Did you know that incense sends your prayers to heaven?
SPIRIT begins with prayer and what better way to speed up that communication than by lighting incense. SMOKE is the vehicle that dispatches your wishes and dreams to the universe. Incense is a powerful tool dating back 6000 to 8500 years. The trend took off spreading to Greece and Rome when Babylonians wafted incense sticks during prayer. What you need to know is that true pratitioners of magic use only powdered incense for magic – other types just smell good.
Here’s my guide:
- Sandalwood – Real Indian sandalwood is pure magic. It vibrates with Ganesh to remove obstacles, bless new beginnings, and attract prosperity.
- Dragon’s Blood – Dragon’s aren’t real, silly. This plant resin is a powerful remover of negative energy.
- Francinsense – Another plant resin used in churches to create a sacred space.
- Sage – American Indian tool to protect against evil. Use with caution because it clears the energetic slate but then you have to add positive energy back with other incense.
- Nag Champa – A masala incense that makes your home smell hippie dippie.
- Vanilla – The sex bean of a plant that stimulates sensual energy
What’s your favorite type of incense?
New Year. New beginnings. New projects. It’s time to get your new-new on (see Ray J’s video where he talks about new-new) and Ganesh is the elephant-headed Hindu god of prosperity that removes obstacles for success. When in India, all ceremonies and prayers begin with Ganesh. He is a protector and good to take on trips. Also a prankster who needs to be kept happy with his very own shrine. Feel the power when you activate your Ganesh shrine at the beginning of a business day to attract abundance or to bless new ventures. Here’s what you’ll need:
1. Ganesh statue
2. small dish of uncooked rice
3. Ganesh Magical Candle
4. sandalwood incense
5. yellow flowers
recite Ganesh Mantra:
Om gam ganapataye namaha
Om = ohm or aum
Gam = somwhere between “gahm” and “gum”
Ganapataye – gah.nah.paht.ah.yeh
Namaha = nah.mah.hah
What other magical and meaningful items could you add to your Ganesh shrine?
Lucky Charms in Bangkok, Thailand photographed by Anita Rosenberg
Lucky charms are not just a magically delicious breakfast cereal, they are serious talismans worn for protection and good luck. You can hang them on your lucky bamboo or from your rearview mirror. Each amulet reflects a person’s individual beliefs, values, and superstitions. Asia and India are famous for their elaborately decorated vehicles where lucky totems are the focal point. More is more, but they should always be placed in a high position in order to be honored. In Dale Konstanz’s book Thai Taxi Talismans, he explains that cabbies remove amulets from their necks and hang them from their rearview mirror while saying a prayer. They protect the car and passengers during their shift. At the end of the day, the drivers then put the amulets back on as they say another invocation. On the streets of Bangkok men trade amulets, however you cannot own a magical talisman you can only “rent” them. Each person is a temporary custodian of its magic. Traveling is the perfect time to collect your own charms and danglies and of course you can “own” them. After climbing the Giant Buddha during a monsoon storm on Lantau Island to get a photograph (I got an amazing one BTW) I picked up a glass Buddha charm in the gift shop to hang on my rearview mirror. It reminds me of my fantastic adventure. My prayer charm came from Man Mo Temple and not only protects but takes me back to the temple chimes and wafts of steaming dim sum from my first visit to Hong Kong.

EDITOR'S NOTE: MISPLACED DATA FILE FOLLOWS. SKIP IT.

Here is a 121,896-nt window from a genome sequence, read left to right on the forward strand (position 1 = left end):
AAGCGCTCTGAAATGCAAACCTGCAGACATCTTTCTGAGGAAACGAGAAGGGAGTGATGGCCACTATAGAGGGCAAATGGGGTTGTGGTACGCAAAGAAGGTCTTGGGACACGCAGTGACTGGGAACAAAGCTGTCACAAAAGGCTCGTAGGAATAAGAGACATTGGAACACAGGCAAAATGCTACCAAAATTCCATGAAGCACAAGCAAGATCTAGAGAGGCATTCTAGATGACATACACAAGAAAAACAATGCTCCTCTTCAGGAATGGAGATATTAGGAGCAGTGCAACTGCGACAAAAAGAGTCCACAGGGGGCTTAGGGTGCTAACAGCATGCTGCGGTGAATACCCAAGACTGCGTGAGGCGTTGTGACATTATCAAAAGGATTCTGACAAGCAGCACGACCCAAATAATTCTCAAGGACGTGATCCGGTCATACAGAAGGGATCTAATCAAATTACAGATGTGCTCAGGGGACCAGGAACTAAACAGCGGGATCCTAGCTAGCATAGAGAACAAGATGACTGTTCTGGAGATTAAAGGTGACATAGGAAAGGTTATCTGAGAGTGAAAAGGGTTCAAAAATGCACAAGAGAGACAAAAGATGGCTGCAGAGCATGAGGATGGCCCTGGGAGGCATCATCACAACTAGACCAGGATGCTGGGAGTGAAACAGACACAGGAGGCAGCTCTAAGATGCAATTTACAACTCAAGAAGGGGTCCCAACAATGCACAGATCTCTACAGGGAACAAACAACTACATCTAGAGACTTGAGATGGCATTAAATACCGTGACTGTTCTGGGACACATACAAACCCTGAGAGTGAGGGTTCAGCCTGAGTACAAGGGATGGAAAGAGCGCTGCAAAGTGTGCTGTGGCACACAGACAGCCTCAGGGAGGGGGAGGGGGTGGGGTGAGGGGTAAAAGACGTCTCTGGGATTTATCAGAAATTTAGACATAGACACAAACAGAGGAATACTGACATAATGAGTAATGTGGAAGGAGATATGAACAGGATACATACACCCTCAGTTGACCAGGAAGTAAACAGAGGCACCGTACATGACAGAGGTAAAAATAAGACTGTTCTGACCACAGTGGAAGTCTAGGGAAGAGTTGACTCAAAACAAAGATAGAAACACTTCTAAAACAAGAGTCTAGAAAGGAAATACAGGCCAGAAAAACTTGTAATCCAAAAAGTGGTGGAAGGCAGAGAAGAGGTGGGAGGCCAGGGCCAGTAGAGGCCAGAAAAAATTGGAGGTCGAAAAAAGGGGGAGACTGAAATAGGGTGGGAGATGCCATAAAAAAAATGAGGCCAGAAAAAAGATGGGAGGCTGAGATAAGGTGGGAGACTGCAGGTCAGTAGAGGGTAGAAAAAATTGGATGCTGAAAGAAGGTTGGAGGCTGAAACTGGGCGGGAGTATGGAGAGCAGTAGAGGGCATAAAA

Have you brought home a charm for your car and where did you get it?
Fortune Telling at Wong Tai Sin Temple with Mable
Consulting sticks (kau cim) with numbers tipped out of a bamboo cup is a popular way of looking into the future. My friend, Mable, taught me how to consort with the spirits at Wong Tai Sin Temple (1921) in Kowloon. Dedicated to the gods of gamblers, this is where we purchased a handful of yellow incense sticks to light in the burner during a monsoon storm while juggling the umbrella. Next we knelt at the main altar while holding our can of fortune telling sticks. Tossing sticks is tricky. You shake the cup while asking the cosmos your personal questions. The stick that magically pops out (it truly does) holds the answer. On it is a number. This number means nothing until you take it outside to fortune teller row. The soothsayer interprets the fortune. Since you are in China you must hire someone to translate. Entrusting you most important life dilemmas to someone else’s explanation is dicey. I recommend you ask only one question. If you ask three like I did you end up paying a lot.
What is your most memorable fortune telling story and where were you?